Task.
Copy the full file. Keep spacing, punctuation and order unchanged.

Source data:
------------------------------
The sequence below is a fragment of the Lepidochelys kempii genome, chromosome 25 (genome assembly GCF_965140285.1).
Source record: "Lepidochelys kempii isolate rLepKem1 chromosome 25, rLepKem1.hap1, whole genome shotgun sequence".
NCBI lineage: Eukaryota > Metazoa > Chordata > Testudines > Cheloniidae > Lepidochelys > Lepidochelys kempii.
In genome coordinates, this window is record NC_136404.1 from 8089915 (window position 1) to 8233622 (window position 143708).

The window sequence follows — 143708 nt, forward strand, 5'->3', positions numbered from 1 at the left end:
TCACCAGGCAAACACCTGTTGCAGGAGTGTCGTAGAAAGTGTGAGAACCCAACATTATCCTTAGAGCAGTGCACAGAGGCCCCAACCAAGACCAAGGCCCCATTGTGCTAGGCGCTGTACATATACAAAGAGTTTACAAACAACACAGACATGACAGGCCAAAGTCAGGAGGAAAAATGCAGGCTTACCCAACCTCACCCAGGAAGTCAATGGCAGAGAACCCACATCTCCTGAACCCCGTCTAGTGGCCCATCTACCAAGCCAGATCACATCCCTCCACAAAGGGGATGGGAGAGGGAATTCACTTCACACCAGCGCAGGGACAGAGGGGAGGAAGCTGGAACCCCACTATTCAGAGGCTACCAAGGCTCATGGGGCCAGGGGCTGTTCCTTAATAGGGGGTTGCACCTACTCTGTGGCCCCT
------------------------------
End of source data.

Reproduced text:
The sequence below is a fragment of the Lepidochelys kempii genome, chromosome 25 (genome assembly GCF_965140285.1).
Source record: "Lepidochelys kempii isolate rLepKem1 chromosome 25, rLepKem1.hap1, whole genome shotgun sequence".
NCBI lineage: Eukaryota > Metazoa > Chordata > Testudines > Cheloniidae > Lepidochelys > Lepidochelys kempii.
In genome coordinates, this window is record NC_136404.1 from 8089915 (window position 1) to 8233622 (window position 143708).

The window sequence follows — 143708 nt, forward strand, 5'->3', positions numbered from 1 at the left end:
TCACCAGGCAAACACCTGTTGCAGGAGTGTCGTAGAAAGTGTGAGAACCCAACATTATCCTTAGAGCAGTGCACAGAGGCCCCAACCAAGACCAAGGCCCCATTGTGCTAGGCGCTGTACATATACAAAGAGTTTACAAACAACACAGACATGACAGGCCAAAGTCAGGAGGAAAAATGCAGGCTTACCCAACCTCACCCAGGAAGTCAATGGCAGAGAACCCACATCTCCTGAACCCCGTCTAGTGGCCCATCTACCAAGCCAGATCACATCCCTCCACAAAGGGGATGGGAGAGGGAATTCACTTCACACCAGCGCAGGGACAGAGGGGAGGAAGCTGGAACCCCACTATTCAGAGGCTACCAAGGCTCATGGGGCCAGGGGCTGTTCCTTAATAGGGGGTTGCACCTACTCTGTGGCCCCT